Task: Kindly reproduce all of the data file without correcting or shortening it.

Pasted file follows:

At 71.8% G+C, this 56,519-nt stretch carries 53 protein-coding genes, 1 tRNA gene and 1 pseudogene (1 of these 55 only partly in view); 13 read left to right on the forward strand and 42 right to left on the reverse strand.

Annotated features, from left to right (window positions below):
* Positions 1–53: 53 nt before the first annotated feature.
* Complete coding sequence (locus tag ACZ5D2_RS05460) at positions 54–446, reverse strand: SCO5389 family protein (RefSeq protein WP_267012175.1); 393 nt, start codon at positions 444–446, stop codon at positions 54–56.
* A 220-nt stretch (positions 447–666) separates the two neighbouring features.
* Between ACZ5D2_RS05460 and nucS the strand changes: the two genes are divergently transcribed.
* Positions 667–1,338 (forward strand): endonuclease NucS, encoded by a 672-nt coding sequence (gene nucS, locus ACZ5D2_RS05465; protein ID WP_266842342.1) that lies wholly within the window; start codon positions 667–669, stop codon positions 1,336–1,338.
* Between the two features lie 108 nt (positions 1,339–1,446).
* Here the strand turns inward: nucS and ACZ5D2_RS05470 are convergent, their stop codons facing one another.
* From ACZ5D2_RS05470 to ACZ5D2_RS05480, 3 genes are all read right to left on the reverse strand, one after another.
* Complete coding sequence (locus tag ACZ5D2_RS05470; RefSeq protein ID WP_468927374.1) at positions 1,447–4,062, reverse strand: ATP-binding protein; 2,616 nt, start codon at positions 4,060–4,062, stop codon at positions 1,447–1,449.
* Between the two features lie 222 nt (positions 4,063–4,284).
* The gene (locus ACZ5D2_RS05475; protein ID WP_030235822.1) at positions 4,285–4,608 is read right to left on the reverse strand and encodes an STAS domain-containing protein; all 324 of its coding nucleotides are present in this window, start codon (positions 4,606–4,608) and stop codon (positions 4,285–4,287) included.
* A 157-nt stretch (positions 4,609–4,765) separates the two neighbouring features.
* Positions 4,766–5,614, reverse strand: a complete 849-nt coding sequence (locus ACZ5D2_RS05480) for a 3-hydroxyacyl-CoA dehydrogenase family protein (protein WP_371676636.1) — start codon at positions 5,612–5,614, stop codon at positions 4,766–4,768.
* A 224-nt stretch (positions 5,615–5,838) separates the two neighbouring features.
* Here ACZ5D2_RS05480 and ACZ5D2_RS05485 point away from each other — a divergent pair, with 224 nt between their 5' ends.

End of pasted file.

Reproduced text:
At 71.8% G+C, this 56,519-nt stretch carries 53 protein-coding genes, 1 tRNA gene and 1 pseudogene (1 of these 55 only partly in view); 13 read left to right on the forward strand and 42 right to left on the reverse strand.

Annotated features, from left to right (window positions below):
* Positions 1–53: 53 nt before the first annotated feature.
* Complete coding sequence (locus tag ACZ5D2_RS05460) at positions 54–446, reverse strand: SCO5389 family protein (RefSeq protein WP_267012175.1); 393 nt, start codon at positions 444–446, stop codon at positions 54–56.
* A 220-nt stretch (positions 447–666) separates the two neighbouring features.
* Between ACZ5D2_RS05460 and nucS the strand changes: the two genes are divergently transcribed.
* Positions 667–1,338 (forward strand): endonuclease NucS, encoded by a 672-nt coding sequence (gene nucS, locus ACZ5D2_RS05465; protein ID WP_266842342.1) that lies wholly within the window; start codon positions 667–669, stop codon positions 1,336–1,338.
* Between the two features lie 108 nt (positions 1,339–1,446).
* Here the strand turns inward: nucS and ACZ5D2_RS05470 are convergent, their stop codons facing one another.
* From ACZ5D2_RS05470 to ACZ5D2_RS05480, 3 genes are all read right to left on the reverse strand, one after another.
* Complete coding sequence (locus tag ACZ5D2_RS05470; RefSeq protein ID WP_468927374.1) at positions 1,447–4,062, reverse strand: ATP-binding protein; 2,616 nt, start codon at positions 4,060–4,062, stop codon at positions 1,447–1,449.
* Between the two features lie 222 nt (positions 4,063–4,284).
* The gene (locus ACZ5D2_RS05475; protein ID WP_030235822.1) at positions 4,285–4,608 is read right to left on the reverse strand and encodes an STAS domain-containing protein; all 324 of its coding nucleotides are present in this window, start codon (positions 4,606–4,608) and stop codon (positions 4,285–4,287) included.
* A 157-nt stretch (positions 4,609–4,765) separates the two neighbouring features.
* Positions 4,766–5,614, reverse strand: a complete 849-nt coding sequence (locus ACZ5D2_RS05480) for a 3-hydroxyacyl-CoA dehydrogenase family protein (protein WP_371676636.1) — start codon at positions 5,612–5,614, stop codon at positions 4,766–4,768.
* A 224-nt stretch (positions 5,615–5,838) separates the two neighbouring features.
* Here ACZ5D2_RS05480 and ACZ5D2_RS05485 point away from each other — a divergent pair, with 224 nt between their 5' ends.